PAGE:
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the development of several organs in the Vertebrates, in particular of the uro-genital and nervous systems. His next work was to write a large treatise, Comparative Embryology, in two volumes; the first, published in 1880, dealing with the Invertebrates, and the second (1881) with the Vertebrates. This book displayed a vigorous scientific imagination, always controlled by a logical sense that rigidly distinguished between proved fact and mere hypothesis, and it at once won wide recognition, not only as an admirable digest of the numberless observations made with regard to the development of animals during the quarter of a century preceding its publication, but also on account of the large amount of original research incorporated in its pages. Balfour's reputation was now such that other universities became anxious to secure his services, and he was invited to succeed Professor George Rolleston at Oxford and Sir Wyville Thomson at Edinburgh. But although he was only a college lecturer, holding no official post in his university, he declined to leave Cambridge, and in the spring of 1882 the university recognized his merits by instituting a special professorship of animal morphology for his benefit. Unhappily he did not deliver a single professorial lecture. During the first term after his appointment he was incapacitated from work by an attack of typhoid fever. Going to the Alps to recruit his health, he perished, probably on the 19th of July 1882, in attempting the ascent of the Aiguille Blanche, Mont Blanc, at that time unscaled. Besides being a brilliant morphologist, Balfour was an accomplished naturalist, and had he lived would probably have taken a high place among British taxonomists.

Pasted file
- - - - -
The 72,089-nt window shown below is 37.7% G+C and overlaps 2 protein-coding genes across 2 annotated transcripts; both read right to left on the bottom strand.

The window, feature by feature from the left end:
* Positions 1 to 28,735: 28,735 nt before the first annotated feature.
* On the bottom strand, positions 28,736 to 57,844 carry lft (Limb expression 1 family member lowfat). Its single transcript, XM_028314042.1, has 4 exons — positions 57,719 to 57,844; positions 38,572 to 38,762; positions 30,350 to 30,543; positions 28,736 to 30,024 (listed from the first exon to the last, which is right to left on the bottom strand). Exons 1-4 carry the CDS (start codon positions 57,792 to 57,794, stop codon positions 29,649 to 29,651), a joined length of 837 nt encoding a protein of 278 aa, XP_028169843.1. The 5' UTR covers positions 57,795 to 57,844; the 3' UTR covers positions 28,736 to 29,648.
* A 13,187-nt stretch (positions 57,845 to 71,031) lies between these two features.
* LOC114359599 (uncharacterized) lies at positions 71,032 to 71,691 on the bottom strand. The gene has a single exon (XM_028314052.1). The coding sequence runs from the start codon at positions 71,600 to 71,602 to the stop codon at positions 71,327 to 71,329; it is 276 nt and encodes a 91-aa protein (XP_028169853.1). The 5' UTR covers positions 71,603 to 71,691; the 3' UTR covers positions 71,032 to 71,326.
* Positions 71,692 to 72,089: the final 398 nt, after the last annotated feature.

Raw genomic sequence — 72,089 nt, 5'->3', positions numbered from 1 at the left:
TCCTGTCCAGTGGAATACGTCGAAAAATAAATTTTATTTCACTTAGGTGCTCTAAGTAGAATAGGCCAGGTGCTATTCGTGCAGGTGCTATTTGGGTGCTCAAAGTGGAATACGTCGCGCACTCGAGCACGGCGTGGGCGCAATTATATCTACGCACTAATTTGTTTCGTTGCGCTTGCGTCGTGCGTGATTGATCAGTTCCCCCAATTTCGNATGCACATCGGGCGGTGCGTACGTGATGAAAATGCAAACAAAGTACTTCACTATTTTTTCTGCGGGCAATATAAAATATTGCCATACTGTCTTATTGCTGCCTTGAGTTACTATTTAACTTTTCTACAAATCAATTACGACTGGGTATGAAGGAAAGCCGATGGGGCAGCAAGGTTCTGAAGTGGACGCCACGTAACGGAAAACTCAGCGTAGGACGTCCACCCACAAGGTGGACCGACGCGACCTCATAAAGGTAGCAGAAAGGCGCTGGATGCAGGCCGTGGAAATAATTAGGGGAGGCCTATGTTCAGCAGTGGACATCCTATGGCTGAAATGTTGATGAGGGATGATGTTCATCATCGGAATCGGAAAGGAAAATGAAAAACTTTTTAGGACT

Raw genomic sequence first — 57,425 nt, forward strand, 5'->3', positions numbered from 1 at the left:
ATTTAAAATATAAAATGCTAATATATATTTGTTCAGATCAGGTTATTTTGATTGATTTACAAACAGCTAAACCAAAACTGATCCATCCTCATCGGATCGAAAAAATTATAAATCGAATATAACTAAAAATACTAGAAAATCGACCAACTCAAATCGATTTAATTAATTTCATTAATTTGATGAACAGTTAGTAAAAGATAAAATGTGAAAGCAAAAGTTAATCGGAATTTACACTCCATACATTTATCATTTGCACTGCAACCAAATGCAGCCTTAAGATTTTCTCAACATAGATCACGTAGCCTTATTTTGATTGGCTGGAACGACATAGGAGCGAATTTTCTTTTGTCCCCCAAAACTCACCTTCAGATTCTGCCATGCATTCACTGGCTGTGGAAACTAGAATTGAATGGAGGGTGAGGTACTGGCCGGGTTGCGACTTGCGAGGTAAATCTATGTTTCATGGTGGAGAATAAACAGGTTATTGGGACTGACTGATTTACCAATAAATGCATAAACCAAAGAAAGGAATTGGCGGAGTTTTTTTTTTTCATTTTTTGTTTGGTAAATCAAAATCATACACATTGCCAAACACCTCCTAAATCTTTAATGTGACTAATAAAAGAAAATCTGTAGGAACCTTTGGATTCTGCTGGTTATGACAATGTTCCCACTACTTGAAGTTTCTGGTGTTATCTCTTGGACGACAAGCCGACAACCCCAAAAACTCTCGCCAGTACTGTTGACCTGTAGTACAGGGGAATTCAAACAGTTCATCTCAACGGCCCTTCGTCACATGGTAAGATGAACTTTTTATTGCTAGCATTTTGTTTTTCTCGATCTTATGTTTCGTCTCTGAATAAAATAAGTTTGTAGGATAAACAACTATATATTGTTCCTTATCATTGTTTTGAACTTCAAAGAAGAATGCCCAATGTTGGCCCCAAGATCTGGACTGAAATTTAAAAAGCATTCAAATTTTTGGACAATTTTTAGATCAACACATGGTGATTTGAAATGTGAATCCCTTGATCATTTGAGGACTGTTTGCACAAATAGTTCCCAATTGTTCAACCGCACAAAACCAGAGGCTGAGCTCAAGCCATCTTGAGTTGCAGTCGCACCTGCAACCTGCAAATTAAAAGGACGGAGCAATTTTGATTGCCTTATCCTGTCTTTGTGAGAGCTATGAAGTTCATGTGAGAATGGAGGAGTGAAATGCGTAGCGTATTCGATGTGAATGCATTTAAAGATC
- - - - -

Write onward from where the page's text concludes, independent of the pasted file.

BALFOUR, SIR JAMES, Bart. (of Denmylne and Kinnaird) (c. 1600-1657), Scottish annalist and antiquary. He was well acquainted with Sir William Segar and with Dugdale, to whose Monasticon he contributed. He was knighted by Charles I. in 1630, was made Lyon king-at-arms in the same year, and in 1633 baronet of Kinnaird. He was removed from his office of king-at-arms by Cromwell and died in 1657. Some of his numerous works are preserved in the Advocates' library at Edinburgh, together with his correspondence—from which rich collection Haig published Balfour's Annales of Scotland in 4 vols. 8vo (1824-1825).

See Sibbald, Memoria Balfouriana (1699).